Women had raced at Henley Royal for the first time the previous year, over 1,500m course which seemed to be a compromise that satisfied nobody, being both shorter than the full regatta course and thus requiring a short start to be put in which interrupted the programme, and also longer than the international racing distance. In 1982 the women’s invitation races took place over 1,000m, starting at Fawley, which at least removed one issue with them.
There was still a limit of four crews per event, but single sculls were added to the programme, along with the coxed fours and double sculls which had been raced in 1981, possibly prompted by Beryl Mitchell’s silver medal at the World Championships.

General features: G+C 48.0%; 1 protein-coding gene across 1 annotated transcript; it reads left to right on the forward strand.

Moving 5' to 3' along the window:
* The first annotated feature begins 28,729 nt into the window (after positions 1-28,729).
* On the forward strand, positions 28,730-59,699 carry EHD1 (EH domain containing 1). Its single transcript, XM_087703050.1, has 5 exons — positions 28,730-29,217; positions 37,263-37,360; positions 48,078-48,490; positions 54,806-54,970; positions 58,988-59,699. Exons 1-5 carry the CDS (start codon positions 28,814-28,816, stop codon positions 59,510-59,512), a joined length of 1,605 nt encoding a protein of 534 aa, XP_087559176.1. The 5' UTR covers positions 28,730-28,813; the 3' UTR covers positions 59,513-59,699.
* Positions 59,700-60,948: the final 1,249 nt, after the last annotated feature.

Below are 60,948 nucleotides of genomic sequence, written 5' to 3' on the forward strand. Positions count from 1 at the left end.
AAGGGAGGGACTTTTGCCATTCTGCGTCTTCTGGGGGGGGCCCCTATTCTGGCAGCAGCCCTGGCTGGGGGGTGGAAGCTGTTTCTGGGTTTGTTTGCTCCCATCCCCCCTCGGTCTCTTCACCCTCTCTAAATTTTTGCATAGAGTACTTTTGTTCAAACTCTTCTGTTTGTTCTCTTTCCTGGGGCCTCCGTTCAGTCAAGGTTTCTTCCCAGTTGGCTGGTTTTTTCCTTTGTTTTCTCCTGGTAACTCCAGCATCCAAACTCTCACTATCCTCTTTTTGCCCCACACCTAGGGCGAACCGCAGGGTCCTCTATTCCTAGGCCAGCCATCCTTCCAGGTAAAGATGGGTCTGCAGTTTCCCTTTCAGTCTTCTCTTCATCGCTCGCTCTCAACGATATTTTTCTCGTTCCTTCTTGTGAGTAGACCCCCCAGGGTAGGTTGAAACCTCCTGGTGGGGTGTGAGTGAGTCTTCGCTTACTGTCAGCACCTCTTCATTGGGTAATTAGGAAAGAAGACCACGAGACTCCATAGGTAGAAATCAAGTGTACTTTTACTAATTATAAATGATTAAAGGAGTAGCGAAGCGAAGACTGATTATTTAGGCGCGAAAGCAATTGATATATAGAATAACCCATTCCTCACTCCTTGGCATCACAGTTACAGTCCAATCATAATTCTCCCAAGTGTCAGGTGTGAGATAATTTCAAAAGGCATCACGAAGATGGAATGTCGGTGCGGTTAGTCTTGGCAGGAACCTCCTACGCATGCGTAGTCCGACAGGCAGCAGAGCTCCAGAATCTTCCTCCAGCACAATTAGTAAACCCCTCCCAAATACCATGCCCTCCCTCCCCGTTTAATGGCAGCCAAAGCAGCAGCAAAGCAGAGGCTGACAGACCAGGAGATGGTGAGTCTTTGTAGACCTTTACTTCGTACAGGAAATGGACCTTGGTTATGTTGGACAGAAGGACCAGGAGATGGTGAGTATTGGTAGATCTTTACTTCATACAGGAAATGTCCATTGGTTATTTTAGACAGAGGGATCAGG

Not many invitations were issued. In this second year of these test events, designed to assess the feasibility of including a full programme of women’s races over a short course, the invitations were kept to a minimum as the American scullers Lofgren and Pendleton from Long Beach Rowing Association doubled up in the singles and double sculls.
For whatever reason the top of GB sweep squad from the eight weren’t involved this year as they had been in 1981. Instead, the two British entries in the coxed fours were a crew made up from the next group of sweep squad members, who raced under Henley’s ‘only two clubs get a mention rule’ as Thames RC and Ibis RC, and the GB Junior four which raced as Abingdon RC and Weybridge Ladies ARC – the very first junior women’s crew to race at Henley Royal Regatta (the first junior women’s event, the Diamond Jubilee Cup, wasn’t brought in until 2012, some 30 years later).
The actual crews were:
|Thames and Ibis